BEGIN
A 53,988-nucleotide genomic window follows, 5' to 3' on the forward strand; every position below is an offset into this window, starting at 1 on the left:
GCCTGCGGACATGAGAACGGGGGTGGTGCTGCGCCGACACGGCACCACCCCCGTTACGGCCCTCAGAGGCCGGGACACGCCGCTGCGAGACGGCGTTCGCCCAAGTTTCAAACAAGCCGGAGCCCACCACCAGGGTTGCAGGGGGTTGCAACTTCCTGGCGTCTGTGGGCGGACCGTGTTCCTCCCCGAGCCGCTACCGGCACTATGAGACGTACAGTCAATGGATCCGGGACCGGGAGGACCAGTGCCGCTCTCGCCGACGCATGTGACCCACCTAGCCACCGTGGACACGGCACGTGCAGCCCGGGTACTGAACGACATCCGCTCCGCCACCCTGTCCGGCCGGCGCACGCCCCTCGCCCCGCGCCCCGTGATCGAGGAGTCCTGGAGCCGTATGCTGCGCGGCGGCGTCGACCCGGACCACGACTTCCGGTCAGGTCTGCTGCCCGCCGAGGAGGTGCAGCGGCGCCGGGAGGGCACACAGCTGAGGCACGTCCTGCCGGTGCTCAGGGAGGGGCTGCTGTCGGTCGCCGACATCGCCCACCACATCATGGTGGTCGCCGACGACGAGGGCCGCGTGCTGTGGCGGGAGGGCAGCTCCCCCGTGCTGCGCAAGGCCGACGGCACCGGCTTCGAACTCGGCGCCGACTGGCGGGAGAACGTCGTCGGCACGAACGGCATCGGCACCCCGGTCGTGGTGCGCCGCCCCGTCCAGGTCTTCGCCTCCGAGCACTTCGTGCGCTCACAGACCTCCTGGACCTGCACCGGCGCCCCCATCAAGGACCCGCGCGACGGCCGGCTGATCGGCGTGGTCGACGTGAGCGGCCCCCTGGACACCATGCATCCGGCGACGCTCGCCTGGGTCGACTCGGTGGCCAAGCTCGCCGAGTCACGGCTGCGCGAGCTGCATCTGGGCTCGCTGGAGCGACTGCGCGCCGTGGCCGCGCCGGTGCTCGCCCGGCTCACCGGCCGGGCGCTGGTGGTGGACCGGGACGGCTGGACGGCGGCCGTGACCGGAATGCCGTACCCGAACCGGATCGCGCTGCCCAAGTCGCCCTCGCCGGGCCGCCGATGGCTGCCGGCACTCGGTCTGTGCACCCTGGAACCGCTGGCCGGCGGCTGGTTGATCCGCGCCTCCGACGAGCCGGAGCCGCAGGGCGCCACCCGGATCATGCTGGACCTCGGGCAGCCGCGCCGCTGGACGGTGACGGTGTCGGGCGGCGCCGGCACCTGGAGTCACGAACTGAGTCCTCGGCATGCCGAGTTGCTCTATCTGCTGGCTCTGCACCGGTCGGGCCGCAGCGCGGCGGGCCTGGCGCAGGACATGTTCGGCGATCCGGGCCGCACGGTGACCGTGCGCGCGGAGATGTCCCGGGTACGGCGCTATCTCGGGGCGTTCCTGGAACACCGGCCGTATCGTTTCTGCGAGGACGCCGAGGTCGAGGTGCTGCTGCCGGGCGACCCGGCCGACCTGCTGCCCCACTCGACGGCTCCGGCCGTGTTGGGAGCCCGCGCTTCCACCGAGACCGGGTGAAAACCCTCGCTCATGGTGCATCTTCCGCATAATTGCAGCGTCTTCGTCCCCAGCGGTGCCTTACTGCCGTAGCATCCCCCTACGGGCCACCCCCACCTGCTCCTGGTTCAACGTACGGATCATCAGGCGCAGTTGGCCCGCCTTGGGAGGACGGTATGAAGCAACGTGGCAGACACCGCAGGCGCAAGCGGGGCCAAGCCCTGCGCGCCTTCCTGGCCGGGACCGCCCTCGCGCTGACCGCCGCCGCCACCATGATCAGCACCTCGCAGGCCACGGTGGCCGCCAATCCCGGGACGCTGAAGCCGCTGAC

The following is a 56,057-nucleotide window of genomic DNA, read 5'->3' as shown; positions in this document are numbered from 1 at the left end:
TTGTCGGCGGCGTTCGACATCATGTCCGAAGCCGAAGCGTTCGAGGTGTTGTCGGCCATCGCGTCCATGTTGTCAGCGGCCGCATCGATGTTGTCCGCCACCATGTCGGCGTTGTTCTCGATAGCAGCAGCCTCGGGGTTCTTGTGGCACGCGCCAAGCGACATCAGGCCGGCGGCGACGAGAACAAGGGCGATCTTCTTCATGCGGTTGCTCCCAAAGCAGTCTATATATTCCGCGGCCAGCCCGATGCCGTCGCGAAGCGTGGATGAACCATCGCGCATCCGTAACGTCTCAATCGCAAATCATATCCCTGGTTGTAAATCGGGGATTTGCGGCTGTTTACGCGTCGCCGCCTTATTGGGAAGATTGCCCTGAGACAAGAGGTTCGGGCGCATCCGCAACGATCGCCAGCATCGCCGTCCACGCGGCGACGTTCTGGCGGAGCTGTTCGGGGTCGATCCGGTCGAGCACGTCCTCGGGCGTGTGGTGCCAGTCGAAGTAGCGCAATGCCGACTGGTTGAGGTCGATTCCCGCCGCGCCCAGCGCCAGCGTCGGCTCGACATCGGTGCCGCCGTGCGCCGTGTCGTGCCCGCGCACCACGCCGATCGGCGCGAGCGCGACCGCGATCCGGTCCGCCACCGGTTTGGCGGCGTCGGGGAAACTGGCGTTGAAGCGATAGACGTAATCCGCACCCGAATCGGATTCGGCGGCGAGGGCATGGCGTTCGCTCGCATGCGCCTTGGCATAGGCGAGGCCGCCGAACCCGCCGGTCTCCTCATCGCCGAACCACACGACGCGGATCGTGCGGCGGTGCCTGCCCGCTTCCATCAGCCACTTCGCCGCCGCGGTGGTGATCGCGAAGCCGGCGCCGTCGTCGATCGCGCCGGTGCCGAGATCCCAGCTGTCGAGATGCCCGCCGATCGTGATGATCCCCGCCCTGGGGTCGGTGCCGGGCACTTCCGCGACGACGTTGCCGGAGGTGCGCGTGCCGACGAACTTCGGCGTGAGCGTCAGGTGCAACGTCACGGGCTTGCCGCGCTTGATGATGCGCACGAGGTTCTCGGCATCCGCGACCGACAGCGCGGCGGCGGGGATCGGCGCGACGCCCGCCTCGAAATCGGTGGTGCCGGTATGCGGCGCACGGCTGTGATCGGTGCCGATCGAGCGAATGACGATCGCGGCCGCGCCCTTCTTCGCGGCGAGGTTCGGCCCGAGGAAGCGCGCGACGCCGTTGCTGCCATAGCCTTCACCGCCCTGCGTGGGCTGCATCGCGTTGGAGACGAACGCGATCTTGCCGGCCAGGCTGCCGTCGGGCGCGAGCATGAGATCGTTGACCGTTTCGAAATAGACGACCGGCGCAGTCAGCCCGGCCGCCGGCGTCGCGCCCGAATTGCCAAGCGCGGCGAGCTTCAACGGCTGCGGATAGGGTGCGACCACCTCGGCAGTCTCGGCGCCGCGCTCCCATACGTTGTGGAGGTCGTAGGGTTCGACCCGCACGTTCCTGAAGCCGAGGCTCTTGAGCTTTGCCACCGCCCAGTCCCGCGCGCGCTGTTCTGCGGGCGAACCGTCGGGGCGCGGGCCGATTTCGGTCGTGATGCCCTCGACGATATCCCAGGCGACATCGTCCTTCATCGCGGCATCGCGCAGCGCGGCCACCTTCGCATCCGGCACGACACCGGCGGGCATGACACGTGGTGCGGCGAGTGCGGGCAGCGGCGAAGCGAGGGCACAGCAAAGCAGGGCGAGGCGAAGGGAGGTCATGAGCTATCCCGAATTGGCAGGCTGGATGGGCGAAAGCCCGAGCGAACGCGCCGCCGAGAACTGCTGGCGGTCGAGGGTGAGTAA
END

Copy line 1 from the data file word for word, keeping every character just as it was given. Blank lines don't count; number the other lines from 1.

A 53,988-nucleotide genomic window follows, 5' to 3' on the forward strand; every position below is an offset into this window, starting at 1 on the left: